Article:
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Detection in dispositional change in romantic relationships: A dynamic explanation

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Date Issued:
2005
Summary:
Many studies have been devoted to investigating the process by which individuals make dispositional attributions about the people that they encounter. A surprisingly small number of studies have been directed at examining the process by which individuals may detect change in their impressions of people once they have been formed. In fact, traditional social psychology literature suggests that individuals will engage in a number of processes to maintain or improve, rather than change, their initial attributions. With such alarming divorce rates, it is quite obvious that romantic couples are detecting change in their perceptions of one another. However, romance and attribution research has not been able to fully explain how detection of perception change occurs in romantic relationships. More specifically, traditional linear theories of attribution are not able to clarify how dramatic dispositional change can occur in romantic relationships. Results from an experiment lead us to believe that the detection of dispositional change in romantic relationships is actually quite dynamic, counter to current beliefs in the field. In addition, the Discounting Principle may be used in non-traditional ways.
Title: Detection in dispositional change in romantic relationships: A dynamic explanation.
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Name(s): Bodin, Sarah G.
Florida Atlantic University, Degree grantor
Monson, Thomas C., Thesis advisor
Type of Resource: text
Genre: Electronic Thesis Or Dissertation
Issuance: monographic
Date Issued: 2005
Publisher: Florida Atlantic University
Place of Publication: Boca Raton, Fla.
Physical Form: application/pdf
Extent: 169 p.
Language(s): English
Summary: Many studies have been devoted to investigating the process by which individuals make dispositional attributions about the people that they encounter. A surprisingly small number of studies have been directed at examining the process by which individuals may detect change in their impressions of people once they have been formed. In fact, traditional social psychology literature suggests that individuals will engage in a number of processes to maintain or improve, rather than change, their initial attributions. With such alarming divorce rates, it is quite obvious that romantic couples are detecting change in their perceptions of one another. However, romance and attribution research has not been able to fully explain how detection of perception change occurs in romantic relationships. More specifically, traditional linear theories of attribution are not able to clarify how dramatic dispositional change can occur in romantic relationships. Results from an experiment lead us to believe that the detection of dispositional change in romantic relationships is actually quite dynamic, counter to current beliefs in the field. In addition, the Discounting Principle may be used in non-traditional ways.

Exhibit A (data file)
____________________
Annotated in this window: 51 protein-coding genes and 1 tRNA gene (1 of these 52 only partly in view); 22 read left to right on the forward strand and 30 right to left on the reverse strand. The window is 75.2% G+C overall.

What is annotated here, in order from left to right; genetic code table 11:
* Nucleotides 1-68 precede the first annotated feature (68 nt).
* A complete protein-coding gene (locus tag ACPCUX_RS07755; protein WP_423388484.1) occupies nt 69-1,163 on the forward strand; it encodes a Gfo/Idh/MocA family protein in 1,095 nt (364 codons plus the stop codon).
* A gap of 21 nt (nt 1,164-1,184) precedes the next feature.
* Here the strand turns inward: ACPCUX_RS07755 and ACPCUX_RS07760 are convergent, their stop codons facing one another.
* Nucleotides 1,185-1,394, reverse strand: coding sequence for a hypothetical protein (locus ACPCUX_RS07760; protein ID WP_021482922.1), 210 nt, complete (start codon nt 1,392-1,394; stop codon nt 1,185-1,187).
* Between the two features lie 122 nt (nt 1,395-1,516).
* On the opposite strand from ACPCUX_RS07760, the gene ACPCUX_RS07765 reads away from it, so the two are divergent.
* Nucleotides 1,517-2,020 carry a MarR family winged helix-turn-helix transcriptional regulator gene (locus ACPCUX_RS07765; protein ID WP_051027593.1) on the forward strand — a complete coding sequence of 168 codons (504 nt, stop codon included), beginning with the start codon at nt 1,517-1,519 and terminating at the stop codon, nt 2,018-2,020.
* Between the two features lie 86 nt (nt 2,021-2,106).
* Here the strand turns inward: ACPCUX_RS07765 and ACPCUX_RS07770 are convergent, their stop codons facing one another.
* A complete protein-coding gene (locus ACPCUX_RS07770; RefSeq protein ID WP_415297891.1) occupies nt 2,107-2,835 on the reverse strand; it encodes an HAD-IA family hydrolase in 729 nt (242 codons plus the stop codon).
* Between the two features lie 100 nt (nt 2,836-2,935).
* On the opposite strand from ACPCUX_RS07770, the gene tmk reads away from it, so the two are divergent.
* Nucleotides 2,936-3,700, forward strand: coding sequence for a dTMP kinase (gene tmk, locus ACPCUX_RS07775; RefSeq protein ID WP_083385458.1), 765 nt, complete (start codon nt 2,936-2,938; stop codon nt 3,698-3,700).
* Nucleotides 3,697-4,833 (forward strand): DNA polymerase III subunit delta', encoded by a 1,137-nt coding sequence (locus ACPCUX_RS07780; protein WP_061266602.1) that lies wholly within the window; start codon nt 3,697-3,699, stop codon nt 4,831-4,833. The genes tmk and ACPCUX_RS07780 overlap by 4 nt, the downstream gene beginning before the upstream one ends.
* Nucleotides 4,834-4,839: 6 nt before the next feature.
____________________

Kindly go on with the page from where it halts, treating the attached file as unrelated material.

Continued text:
Identifier: 9780542127199 (isbn), 13245 (digitool), FADT13245 (IID), fau:10100 (fedora)
Collection: FAU Electronic Theses and Dissertations Collection
Note(s): Charles E. Schmidt College of Science
Thesis (M.A.)--Florida Atlantic University, 2005.
Subject(s): Attribution (Social psychology)
Interpersonal communication
Interpersonal relations
Affect (Psychology)--Study and teaching
Social perception
Held by: Florida Atlantic University Libraries
Persistent Link to This Record: http://purl.flvc.org/fcla/dt/13245
Sublocation: Digital Library
Use and Reproduction: Copyright © is held by the author, with permission granted to Florida Atlantic University to digitize, archive and distribute this item for non-profit research and educational purposes. Any reuse of this item in excess of fair use or other copyright exemptions requires permission of the copyright holder.
Use and Reproduction: http://rightsstatements.org/vocab/InC/1.0/
Host Institution: FAU
Is Part of Series: Florida Atlantic University Digital Library Collections.